A process for fabricating a planar array of dots having characteristic dimensions of the order of several nanometers to several hundred nanometers involves the formation and use of a thin alumina nanopore template on a semiconductor substrate. The dot material is deposited in the nanopores, then the template is lifted off the substrate after the dots have been formed. This process is expected to be a basis for development of other, similar nanofabrication processes for relatively inexpensive mass production of nanometer- scale optical, optoelectronic, electronic, and magnetic devices.

Alumina nanopore templates are self-organized structures that result from anodization of aluminum under appropriate conditions. Alumina nanopore templates have been regarded as attractive for use in fabricating the devices mentioned above, but prior efforts to use alumina nanopore templates for this purpose have not been successful. One reason for the lack of success is that the aspect ratios (ratios between depth and diameter) of the pores have been too large: large aspect ratios can result in blockage of deposition and/or can prevent successful lift-off. The development of the present process was motivated partly by a requirement to reduce aspect ratios to values (of the order of 10) for which there is little or no blockage of deposition and attempts at lift-off are more likely to be successful.

The process consists mainly of the following steps:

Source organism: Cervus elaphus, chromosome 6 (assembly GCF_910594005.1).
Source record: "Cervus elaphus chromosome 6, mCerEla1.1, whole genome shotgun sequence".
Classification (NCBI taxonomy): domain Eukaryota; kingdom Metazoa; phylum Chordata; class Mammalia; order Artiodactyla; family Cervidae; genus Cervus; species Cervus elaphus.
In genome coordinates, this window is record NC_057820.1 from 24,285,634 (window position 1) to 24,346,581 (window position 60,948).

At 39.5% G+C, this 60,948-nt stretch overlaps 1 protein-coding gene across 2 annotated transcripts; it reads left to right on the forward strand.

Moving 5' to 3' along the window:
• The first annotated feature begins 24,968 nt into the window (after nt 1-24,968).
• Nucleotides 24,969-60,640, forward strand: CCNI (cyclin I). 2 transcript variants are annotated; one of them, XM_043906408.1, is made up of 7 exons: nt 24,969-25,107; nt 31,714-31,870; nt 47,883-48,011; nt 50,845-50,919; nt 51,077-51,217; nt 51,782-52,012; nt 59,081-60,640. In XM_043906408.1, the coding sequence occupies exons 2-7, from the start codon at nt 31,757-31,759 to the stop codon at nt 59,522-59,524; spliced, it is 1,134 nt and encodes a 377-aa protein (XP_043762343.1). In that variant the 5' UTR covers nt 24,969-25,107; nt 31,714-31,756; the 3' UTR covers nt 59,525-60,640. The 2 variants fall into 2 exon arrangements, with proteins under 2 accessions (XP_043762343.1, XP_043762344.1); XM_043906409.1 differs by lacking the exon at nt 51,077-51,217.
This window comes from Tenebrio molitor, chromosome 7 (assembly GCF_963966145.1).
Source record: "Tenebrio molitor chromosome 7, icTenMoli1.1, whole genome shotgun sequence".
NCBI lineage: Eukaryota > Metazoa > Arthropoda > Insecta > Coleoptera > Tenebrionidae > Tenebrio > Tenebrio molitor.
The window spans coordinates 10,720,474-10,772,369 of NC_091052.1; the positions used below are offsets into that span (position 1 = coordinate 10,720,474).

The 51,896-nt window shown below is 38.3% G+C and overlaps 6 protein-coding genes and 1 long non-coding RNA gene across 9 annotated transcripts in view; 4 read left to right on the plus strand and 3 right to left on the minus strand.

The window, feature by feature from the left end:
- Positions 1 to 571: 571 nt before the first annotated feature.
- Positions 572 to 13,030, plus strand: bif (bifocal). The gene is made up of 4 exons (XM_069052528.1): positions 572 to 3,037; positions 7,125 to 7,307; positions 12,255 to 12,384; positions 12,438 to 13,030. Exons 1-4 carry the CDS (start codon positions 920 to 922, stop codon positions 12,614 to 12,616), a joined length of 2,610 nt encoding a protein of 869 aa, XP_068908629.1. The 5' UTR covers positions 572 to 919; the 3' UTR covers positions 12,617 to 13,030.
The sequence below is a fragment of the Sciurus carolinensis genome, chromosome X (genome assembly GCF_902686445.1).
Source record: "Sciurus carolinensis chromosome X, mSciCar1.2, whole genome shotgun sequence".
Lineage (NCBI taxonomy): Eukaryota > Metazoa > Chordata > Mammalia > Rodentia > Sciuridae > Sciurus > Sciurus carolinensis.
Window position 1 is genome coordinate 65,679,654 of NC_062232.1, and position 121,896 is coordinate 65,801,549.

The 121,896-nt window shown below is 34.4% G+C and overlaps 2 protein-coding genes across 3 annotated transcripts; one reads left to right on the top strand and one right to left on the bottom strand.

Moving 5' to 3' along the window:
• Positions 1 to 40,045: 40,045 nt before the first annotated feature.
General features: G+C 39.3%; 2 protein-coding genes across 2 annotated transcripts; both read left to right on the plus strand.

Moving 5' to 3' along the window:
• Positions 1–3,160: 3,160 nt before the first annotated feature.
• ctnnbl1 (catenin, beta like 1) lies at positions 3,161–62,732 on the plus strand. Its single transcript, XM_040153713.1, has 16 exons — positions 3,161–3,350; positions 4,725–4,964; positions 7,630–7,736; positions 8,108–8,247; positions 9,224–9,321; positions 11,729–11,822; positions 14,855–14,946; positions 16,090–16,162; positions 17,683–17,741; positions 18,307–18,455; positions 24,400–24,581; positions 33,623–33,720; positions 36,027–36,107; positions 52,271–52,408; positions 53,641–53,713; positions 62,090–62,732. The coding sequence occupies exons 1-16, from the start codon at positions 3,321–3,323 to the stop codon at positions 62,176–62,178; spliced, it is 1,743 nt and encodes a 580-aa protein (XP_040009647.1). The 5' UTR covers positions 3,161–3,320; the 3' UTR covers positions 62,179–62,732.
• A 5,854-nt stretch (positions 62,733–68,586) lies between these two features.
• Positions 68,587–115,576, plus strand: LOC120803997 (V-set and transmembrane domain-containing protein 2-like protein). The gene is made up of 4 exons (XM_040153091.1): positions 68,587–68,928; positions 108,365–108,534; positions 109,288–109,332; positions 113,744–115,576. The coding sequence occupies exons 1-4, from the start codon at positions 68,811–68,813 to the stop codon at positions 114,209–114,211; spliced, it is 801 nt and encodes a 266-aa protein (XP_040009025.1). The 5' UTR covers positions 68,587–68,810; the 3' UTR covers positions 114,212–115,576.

1. The substrate is cleaned by use of solvents and acids in a subprocess known in the art as Shiraki cleaning.
  2. By use of electron-beam evaporation at a deposition rate of 0.5 nm/s, a layer of chromium is deposited to a thickness of 5 nm thick on a silicon substrate and then an aluminum layer 0.4 μm thick, consisting of grains smaller than 0.1 μm, is deposited on the chromium layer. Smallness of the aluminum grains is essential for success.
  3. The aluminum layer is anodized at a potential of 10 V in sulfuric acid at a concentration of 0.1 M. The potential of 10 V is considered to be low in the anodization art and results in slow anodization, but the slowness of the anodization is also essential for success.
  4. Pores are widened and alumina barrier layers removed by use of phosphoric acid at a concentration of 5 volume percent.
  5. The nanodot material is deposited by use of electron-beam evaporation.
  6. The alumina template is lifted off by use of a solution of sodium hydroxide at a concentration of 1 M.

This work was done by Eui-Hyeok Yang, Christopher R. Ramsey, Youngsam Bae, and Daniel S. Choi of Caltech for NASA's Jet Propulsion Laboratory. For more information, contact This email address is being protected from spambots. You need JavaScript enabled to view it.. NPO-42271

NASA Tech Briefs Magazine

This article first appeared in the June, 2008 issue of NASA Tech Briefs Magazine.

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